What to Do When a Close Family Tie Breaks Down
Who doesn’t wish for a close family with indestructible ties? The word “family” creates an image of love, nurture, and deep relationships between all relatives. A family is the fundamental core of us and includes a history of past generations.
The family gives you a sense of security, a place to go to when everything around you seems to be falling apart. It’s the one place where you expect your relatives to have your back. But, what happens when close ties start to break down?
Not all families are made up of loving parents, caring siblings, and doting grandparents. And, even closely-knitted families can start to break apart when one person or another no longer see eye to eye.
What do you do when a close family tie starts to break down? Sometimes, it happens and while it’s heartbreaking, it can be the experience you need to grow and expand yourself.
What is a Close Family Tie?
In a healthy relationship, close family ties include aspects of unconditional love where you respect and accept each other for who and what you are. It’s about having the ability to understand the other even if their behavior doesn’t align with your personal values.
In healthy, close family ties, there’s mutual respect, a willingness to disagree at times without throwing your toys out the cot, and not needing to control or manipulate the other. It’s a full acceptance that each member of the family plays an essential role in the unit.
But, it’s also a full acceptance that as each member grows into an adult, they have their own free will to live their life as they choose. This includes accepting your adult children’s spouses, your parents’ choice to go back to work, or your grandparents’ decision to spend all your inheritance on a luxury holiday!
In an ideal world, close family ties are special, strong, and vital to your existence. However, we’re not living in an ideal world and close family ties don’t always turn out the way we want them to.
What Happens When a Close Family Tie Breaks Down
Close family ties do break down and often when you least expect them to. They can happen between a mother and her daughter, between two siblings, or between grandchildren and their grandparents.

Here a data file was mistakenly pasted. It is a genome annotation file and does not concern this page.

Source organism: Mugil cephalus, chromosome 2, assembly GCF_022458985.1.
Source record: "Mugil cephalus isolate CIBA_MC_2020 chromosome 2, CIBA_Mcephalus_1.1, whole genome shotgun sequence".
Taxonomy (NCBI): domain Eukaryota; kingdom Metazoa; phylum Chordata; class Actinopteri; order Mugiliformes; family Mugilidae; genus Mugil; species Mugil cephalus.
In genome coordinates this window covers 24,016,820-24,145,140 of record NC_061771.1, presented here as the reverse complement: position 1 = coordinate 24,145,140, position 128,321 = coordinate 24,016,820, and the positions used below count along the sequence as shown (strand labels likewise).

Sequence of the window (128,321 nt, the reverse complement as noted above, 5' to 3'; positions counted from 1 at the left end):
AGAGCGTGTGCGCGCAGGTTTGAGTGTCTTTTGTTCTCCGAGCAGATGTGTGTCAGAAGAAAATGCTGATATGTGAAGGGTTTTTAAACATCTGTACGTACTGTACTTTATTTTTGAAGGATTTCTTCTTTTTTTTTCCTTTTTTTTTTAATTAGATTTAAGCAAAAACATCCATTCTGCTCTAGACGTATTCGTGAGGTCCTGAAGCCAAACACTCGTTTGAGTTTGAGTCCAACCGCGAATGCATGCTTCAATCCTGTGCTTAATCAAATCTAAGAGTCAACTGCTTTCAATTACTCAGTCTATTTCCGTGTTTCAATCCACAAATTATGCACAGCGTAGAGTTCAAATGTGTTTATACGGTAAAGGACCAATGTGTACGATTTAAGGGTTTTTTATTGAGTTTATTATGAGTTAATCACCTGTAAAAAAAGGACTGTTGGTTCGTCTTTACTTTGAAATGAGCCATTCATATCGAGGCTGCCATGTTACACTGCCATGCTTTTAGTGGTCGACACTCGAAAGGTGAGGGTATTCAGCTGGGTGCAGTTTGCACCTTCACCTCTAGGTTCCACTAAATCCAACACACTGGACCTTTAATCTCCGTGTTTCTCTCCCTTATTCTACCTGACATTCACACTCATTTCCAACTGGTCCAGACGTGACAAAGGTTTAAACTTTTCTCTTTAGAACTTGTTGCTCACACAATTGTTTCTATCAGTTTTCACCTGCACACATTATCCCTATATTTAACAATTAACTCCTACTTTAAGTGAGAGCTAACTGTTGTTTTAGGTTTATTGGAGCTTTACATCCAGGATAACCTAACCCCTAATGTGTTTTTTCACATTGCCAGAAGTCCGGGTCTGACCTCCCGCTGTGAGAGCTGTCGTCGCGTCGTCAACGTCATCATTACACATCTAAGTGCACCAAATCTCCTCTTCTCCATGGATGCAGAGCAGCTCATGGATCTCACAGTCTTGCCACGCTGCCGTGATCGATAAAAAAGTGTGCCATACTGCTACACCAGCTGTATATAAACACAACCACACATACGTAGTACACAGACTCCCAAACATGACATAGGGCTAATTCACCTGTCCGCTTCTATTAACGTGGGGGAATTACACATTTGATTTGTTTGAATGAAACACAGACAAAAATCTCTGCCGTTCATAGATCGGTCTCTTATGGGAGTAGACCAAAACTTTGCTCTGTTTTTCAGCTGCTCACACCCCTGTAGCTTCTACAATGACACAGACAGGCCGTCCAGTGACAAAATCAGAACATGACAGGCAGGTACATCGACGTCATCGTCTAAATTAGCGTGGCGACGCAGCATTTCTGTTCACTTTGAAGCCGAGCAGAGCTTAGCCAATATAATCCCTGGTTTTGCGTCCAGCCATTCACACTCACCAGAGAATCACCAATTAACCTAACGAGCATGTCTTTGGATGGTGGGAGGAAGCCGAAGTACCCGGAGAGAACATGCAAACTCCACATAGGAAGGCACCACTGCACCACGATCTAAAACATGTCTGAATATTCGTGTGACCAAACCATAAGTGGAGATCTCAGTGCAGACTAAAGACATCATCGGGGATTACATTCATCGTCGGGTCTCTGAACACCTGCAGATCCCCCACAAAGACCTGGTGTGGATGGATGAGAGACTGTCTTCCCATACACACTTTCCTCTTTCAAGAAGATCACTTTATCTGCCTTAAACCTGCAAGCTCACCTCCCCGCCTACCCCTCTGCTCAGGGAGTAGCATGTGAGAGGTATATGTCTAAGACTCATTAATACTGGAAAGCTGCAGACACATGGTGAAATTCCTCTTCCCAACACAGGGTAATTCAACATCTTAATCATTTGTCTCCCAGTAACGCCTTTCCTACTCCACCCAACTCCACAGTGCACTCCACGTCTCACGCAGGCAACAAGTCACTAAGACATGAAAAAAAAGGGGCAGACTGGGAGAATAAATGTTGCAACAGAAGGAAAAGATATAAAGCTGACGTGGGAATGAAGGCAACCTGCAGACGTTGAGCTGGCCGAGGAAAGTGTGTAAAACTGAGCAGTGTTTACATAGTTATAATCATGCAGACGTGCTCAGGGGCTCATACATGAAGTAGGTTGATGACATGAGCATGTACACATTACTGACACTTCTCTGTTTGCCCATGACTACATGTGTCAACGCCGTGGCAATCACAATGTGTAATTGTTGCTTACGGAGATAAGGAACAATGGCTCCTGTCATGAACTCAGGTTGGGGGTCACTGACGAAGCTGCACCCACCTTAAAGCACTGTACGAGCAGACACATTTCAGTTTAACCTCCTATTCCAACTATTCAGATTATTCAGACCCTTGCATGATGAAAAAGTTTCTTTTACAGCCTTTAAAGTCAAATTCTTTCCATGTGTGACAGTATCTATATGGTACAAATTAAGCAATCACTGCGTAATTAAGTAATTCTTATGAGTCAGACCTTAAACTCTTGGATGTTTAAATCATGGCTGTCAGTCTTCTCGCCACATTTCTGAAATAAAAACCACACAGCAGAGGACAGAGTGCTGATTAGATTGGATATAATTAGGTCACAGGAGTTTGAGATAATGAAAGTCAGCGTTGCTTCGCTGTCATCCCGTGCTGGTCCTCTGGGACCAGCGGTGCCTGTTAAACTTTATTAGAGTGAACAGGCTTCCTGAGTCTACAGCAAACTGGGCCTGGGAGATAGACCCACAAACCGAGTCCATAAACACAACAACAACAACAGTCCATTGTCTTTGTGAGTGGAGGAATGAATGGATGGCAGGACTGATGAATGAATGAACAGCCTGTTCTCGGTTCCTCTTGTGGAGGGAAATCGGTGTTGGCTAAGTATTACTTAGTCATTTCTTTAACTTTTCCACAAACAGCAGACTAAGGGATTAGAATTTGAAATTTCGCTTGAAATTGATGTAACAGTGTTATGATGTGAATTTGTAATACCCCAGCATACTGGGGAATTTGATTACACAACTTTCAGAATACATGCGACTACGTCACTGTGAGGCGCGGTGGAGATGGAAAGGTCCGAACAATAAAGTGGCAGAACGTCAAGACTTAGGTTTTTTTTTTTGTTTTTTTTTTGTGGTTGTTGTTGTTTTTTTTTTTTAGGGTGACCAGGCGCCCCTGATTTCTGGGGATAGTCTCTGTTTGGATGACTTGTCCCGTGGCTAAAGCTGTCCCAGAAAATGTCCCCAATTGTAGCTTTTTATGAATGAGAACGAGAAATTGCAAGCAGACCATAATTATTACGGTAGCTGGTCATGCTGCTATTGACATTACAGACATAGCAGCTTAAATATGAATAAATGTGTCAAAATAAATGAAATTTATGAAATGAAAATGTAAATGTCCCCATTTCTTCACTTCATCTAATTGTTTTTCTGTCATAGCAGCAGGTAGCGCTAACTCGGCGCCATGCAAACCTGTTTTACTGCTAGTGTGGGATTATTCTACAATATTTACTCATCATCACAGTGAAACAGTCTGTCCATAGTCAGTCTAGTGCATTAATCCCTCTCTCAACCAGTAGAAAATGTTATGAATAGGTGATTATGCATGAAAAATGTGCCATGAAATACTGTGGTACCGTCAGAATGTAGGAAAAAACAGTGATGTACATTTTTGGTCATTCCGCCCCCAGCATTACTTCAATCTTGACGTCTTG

An unhealthy relationship with a relative can be toxic. It can also be soul-destroying and takes a lot of deep introspection to decide whether to continue the relationship or not. You may only begin to realize what you once thought was a close tie with your parent, sibling, or grandparent is actually destructive to your personal development.
And, this awareness may only surface years down the line, when you become an adult yourself.
When you’ve identified a strained relationship with a certain family member, you may experience a host of uncomfortable feelings. These could include any of the following:
These feelings may be heightened when the strained relationship is with a parent or sibling who you always thought was the closest family member you could trust...always. It’s only natural to assume your mother or father, sister or brother, loves you unconditionally simply because you’re their child or sibling. Isn’t that what being a family is all about, after all?
When close ties with a family member break down you start to doubt yourself. You ask yourself endless questions. What did I do wrong? Am I so unlovable? When did it all go wrong? Is it my fault? And, so on.
You may or may not decide to push through with the relationship anyway because isn’t that what families do? But, if you’ve decided you can no longer endure abuse, emotional detachment, or ghosting from your family member, it’s time to decide what to do with the relationship.
I love the advice five amazing people (including Oprah Winfrey) share in this video about dealing with toxic people.
Steps to Take When Facing a Break Down in Close Family Ties